Color Your Own Decorating Sugar!

Color Your Own Decorating Sugar-MainI'm all for moderation but, sometimes, I draw the line. I recently did just that with foods that contain synthetic food color. Though I've known that artificial food dyes are said to cause hyperactivity in some children and a multitude of other health problems, refusing the stuff never occurred to me.

Maybe it's because we so rarely eat anything that contains artificial color. The occasional cookie fancifully decorated with colorful royal icing didn't seem like such a big deal. But with the recent news that the FDA is considering banning the stuff — already banned in Europe — I figured why not get a head start. So just a few weeks ago, I declared a family ban on foods with synthetic food dye.

Right in time for Valentine's Day. Nice work, Mom.

I'd be lying if I didn't admit that I considered lifting the ban. (A Valentine's Day without pink and red?! Oh Mon Dieu!) But I thought better of it. I could handle this. And, guess what? So can you. Because coloring your own decorating sugar is easy breezy. Here's the, er, skinny:

Start by selecting the kind of sugar with which you want to decorate your baked goods. There are a few options: sanding sugar, sparkling sugar and pearl sugar. Sanding sugar is sparkly, usually colored, coarsely ground sugar that doesn't melt in the oven and is used to decorate baked goods. It's the pretty colored decorating sugar that you find in shaker bottles at baking supply stores. Sparkling sugar is the same thing, but comes in an even more coarse grind. Pearl sugar is also coarsely ground sugar that won't melt in the oven and is used to decorate baked goods, but it has a solid white color and resembles the coarse salt you find on a NY-style pretzel. Like this:

Color Your Own Decorating Sugar-Pearl

You can color any of these decorating sugars on your own. With the kids, even.

The easiest way to color your own decorating sugar is to buy natural food coloring. My favorite brand is India Tree, which is available through Amazon. Their red dye is  made from nothing more than beet juice. Yay!

Color Your Own Decorating Sugar-India Tree

Or you can go all out and make your own dye. I experimented with a few methods and found that reducing red juice to a thin syrup was the most effective. You can use cranberry juice, raspberry juice or, the two that I found to work best, pomegranate or beet juice. Store bought is fine or, if you juice your own, be sure to strain out all fruit particles and seeds. Pour the juice into a pot…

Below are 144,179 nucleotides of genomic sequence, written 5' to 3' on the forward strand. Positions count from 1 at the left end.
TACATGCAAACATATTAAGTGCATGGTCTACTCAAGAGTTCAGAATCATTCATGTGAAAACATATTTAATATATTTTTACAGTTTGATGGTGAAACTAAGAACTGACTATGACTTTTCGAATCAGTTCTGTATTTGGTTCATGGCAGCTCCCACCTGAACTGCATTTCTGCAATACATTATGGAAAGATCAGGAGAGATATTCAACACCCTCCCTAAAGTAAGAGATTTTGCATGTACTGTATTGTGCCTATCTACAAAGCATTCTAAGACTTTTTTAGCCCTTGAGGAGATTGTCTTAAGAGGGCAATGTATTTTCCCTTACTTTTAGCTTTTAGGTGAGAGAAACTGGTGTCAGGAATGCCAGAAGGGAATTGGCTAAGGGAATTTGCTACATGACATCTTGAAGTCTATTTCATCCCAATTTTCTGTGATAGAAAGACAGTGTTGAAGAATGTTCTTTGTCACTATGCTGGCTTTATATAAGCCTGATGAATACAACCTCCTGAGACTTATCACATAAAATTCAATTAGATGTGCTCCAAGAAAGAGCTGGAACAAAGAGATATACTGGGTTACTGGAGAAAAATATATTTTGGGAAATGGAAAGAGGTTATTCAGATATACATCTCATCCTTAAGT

Color Your Own Decorating Sugar-Juice

… and reduce, reduce, reduce.

Be careful not to make your dye/syrup too thick and sticky. I can tell you from first hand experience that this will make your decorating sugar impossible to work with. Rather, the dye/syrup should just coat the bottom of your pan as you swirl it around, and you want it to drip easily and smoothly off of your spoon.

Color Your Own Decorating Sugar-Consistency

I found that  8 oz of juice yielded about 3 tablespoons of dye/syrup at the right consistency.

Once your dye/syrup has cooled completely, it's time for the fun part! Put sugar in a zip lock bag and add your dye, a few drops or spoonfuls at a time. Zip the bag up, letting out most of the air before you seal it completely, and work that sugar over. Don't be shy, mush it all around! Your sugar can handle it.

Color Your Own Decorating Sugar-Own Work

If all the dye/syrup in your bag is evenly distributed but you still don't have the color or intensity you want, add more dye and repeat.

Color Your Own Decoarting Sugar-Pink

When you've finally achieved your goal color, spread the sugar in a single layer on a parchment lined cutting board to dry. This can take up to two hours.

Color Your Own Decorating Sugar-Drying

Once dry, break up any clumped sugar with your hands and use it to decorate your treats. Or you can store the colored sugar in an airtight container in the fridge for up to about 3 weeks. (Artificially colored sugar can store on a shelf indefinitely, but remember that you've used natural food juice to make this sugar. It won't keep forever.)

A quick note about how much dye you'll need: The ratio of sugar to dye depends on the intensity of your dye, the intensity of the color you want to achieve and which type of sugar you're using. There's no easy formula. When it came to making Valentine's Day pink and red, I found that I needed 3 tablespoons of pomegranate dye/syrup to yield a 1/2 c of dusty rose sugar; 1 tablespoon of more intense beet dye/syrup for 1/2 cup of hot pink sugar; and 2-3 tablespoons of beet dye/syrup for 1/2 cup of sugar that was closer to true red.

Try not to get too caught up in these ratios, though. Approach this they way you would an arts and crafts project: who knows exactly how it'll come out and there's no need for perfection. Just add a few drops or spoonfuls of dye/syrup at a time and see what happens! This is homemade stuff, for sure, but homemade stuff that's healthier and fun to make with your kids. And that's way better than an artificially perfect Valentine!

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